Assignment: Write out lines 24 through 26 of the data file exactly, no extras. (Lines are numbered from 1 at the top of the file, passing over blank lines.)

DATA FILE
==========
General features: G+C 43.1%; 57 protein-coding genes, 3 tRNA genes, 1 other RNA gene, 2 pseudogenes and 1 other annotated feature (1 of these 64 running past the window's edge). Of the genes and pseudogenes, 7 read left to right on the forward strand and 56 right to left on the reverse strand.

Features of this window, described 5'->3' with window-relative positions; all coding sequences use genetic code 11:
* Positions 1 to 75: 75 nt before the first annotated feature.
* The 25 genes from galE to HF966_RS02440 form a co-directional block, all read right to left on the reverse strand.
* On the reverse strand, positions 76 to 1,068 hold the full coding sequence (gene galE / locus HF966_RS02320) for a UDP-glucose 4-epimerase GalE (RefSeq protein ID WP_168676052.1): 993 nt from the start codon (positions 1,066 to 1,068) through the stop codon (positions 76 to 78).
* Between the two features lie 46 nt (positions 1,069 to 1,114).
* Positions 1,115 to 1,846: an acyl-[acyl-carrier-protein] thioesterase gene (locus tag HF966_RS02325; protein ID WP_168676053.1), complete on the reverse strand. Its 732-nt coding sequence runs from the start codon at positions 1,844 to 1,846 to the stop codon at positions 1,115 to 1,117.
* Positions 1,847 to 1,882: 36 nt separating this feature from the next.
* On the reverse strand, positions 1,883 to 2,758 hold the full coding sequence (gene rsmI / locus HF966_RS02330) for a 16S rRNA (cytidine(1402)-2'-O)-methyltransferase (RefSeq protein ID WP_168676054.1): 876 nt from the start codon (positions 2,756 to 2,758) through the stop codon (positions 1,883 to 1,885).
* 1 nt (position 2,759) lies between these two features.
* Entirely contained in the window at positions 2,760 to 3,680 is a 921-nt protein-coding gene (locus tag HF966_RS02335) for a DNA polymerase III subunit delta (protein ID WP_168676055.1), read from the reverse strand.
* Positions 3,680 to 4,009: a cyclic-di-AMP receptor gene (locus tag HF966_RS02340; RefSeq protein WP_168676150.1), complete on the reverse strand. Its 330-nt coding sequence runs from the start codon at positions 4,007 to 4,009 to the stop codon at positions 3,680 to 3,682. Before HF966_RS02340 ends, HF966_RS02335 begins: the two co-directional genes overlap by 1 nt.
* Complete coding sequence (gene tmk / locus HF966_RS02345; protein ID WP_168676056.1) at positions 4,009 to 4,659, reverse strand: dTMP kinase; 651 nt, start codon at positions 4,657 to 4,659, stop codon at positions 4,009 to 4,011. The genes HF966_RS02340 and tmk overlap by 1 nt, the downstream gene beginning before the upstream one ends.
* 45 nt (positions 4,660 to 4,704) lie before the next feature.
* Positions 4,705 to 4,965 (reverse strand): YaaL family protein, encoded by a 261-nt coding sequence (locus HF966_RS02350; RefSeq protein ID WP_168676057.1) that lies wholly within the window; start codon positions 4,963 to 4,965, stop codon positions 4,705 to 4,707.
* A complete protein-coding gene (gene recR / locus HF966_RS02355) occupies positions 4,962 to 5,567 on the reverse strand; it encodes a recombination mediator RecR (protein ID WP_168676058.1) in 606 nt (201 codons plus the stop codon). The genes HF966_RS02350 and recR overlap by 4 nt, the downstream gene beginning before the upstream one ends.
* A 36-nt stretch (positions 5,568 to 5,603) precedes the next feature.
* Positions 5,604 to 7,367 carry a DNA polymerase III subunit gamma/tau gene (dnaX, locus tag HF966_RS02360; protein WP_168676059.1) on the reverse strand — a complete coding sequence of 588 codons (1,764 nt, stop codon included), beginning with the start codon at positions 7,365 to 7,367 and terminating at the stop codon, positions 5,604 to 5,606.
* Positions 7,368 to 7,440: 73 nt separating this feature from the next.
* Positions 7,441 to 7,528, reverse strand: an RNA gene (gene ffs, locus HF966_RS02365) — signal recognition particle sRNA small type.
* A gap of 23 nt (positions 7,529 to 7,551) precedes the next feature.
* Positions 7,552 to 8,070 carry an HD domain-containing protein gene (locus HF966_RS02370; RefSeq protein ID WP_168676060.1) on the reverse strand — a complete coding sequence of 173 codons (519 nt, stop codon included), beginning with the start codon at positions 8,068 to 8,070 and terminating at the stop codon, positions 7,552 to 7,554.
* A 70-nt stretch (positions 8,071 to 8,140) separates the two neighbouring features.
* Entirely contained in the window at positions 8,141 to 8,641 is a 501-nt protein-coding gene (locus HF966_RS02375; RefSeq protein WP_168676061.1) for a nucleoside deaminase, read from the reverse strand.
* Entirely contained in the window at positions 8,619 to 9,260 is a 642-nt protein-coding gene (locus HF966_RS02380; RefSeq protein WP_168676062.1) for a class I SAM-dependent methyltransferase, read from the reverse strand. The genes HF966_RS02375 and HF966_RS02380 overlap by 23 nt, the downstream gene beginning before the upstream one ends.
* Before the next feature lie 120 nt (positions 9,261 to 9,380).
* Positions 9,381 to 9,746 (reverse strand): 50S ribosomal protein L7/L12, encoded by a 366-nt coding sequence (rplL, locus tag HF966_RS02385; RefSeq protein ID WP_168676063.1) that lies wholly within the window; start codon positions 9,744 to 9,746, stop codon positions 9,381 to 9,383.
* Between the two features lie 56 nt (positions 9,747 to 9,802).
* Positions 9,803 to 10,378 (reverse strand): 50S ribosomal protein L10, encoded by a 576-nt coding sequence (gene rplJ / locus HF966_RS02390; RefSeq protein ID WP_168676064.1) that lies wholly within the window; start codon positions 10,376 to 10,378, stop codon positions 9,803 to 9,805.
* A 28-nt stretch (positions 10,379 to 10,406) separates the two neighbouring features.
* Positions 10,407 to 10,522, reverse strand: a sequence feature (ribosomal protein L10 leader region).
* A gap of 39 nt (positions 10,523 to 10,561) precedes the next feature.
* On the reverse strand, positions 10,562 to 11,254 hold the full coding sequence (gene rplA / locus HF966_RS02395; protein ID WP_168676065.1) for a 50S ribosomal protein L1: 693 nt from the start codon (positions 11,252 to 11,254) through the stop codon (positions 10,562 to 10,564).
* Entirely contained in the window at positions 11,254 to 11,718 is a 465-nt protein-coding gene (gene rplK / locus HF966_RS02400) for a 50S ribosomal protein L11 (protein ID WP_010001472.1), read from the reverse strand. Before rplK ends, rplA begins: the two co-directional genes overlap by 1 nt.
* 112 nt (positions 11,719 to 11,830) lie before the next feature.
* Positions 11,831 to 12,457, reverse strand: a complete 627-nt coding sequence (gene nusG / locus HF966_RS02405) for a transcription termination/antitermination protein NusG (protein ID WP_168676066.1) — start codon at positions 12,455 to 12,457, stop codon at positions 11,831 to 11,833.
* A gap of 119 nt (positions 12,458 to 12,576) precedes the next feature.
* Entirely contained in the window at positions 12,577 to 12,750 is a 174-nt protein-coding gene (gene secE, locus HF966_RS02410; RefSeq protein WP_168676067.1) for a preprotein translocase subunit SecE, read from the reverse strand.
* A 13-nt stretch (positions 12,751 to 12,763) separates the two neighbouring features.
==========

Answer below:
* Entirely contained in the window at positions 8,141 to 8,641 is a 501-nt protein-coding gene (locus HF966_RS02375; RefSeq protein WP_168676061.1) for a nucleoside deaminase, read from the reverse strand.
* Entirely contained in the window at positions 8,619 to 9,260 is a 642-nt protein-coding gene (locus HF966_RS02380; RefSeq protein WP_168676062.1) for a class I SAM-dependent methyltransferase, read from the reverse strand. The genes HF966_RS02375 and HF966_RS02380 overlap by 23 nt, the downstream gene beginning before the upstream one ends.
* Before the next feature lie 120 nt (positions 9,261 to 9,380).